Richard Okada

Associate Professor of East Asian Studies

Richard Okada joined the faculty in 1985 after receiving his Ph.D. from the University of California-Berkeley in 1983. Prior to coming to the University, he was director of the Program in Asian Studies at St. Paul’s School in Concord, N.H.

Recipient of the McGraw Center for Teaching and Learning, Graduate Student Mentoring Award, Humanities Section, Spring, 2008.  Main teaching and research interests are literary theory and criticism, Heian period narratives and poetry (especially The Tale of Genji and Kokin wakashū), modern Japanese fiction, the interfaces of ecology and culture, zainichi (Korean Japanese) literature, Japanese-American studies, Japanese popular culture—especially Japanese television dorama, contemporary Japanese music (especially hip-hop), anime and live-action film.  Editor of a three-volume collection of essays in English on The Tale of Genji, published by Routledge, December, 2010. Other recent publications include Displacements of Conquest: or, Exile, The Tale of Genji, and post-Cold-War Learning,『地球・惑星文学としての物語の可能性と行方』(The Possibility and Future of monogatari as Planetary Literature), The Possibility and Impossibility of Zainichi in GO, and 『翻訳・コスモロジー・ジェンダー』 (Translation, Cosmology, and Gender).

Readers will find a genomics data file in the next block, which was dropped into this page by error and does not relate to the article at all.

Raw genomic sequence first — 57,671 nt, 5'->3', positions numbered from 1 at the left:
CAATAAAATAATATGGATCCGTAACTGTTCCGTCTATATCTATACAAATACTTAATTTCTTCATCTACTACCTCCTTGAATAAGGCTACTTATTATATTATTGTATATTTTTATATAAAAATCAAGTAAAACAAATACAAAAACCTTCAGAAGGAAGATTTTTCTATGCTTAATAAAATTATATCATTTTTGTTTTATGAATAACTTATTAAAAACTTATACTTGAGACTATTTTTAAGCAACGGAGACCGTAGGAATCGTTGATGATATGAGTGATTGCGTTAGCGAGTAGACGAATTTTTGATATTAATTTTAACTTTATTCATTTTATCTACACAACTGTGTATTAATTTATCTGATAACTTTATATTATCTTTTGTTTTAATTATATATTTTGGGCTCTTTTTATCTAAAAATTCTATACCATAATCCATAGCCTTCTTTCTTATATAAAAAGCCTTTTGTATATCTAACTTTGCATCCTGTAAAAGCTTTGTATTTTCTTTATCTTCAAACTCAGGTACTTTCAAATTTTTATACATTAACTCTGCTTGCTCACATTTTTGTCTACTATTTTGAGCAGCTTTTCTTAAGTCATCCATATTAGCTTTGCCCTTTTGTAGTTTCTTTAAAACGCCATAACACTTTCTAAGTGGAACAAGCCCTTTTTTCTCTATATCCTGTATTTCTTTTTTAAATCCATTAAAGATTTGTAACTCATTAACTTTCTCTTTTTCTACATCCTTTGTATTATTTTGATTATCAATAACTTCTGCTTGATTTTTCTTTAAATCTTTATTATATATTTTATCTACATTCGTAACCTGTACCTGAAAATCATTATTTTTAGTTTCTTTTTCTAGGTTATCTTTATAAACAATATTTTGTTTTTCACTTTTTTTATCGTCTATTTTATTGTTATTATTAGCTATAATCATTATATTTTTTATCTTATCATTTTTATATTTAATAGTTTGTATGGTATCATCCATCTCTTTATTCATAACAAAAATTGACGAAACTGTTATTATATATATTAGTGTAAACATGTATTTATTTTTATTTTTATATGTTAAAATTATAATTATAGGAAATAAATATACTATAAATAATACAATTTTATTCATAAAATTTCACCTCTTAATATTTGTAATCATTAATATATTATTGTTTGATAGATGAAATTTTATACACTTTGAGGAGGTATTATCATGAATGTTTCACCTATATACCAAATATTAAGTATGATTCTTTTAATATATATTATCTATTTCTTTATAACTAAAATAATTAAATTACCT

Princeton University memorial article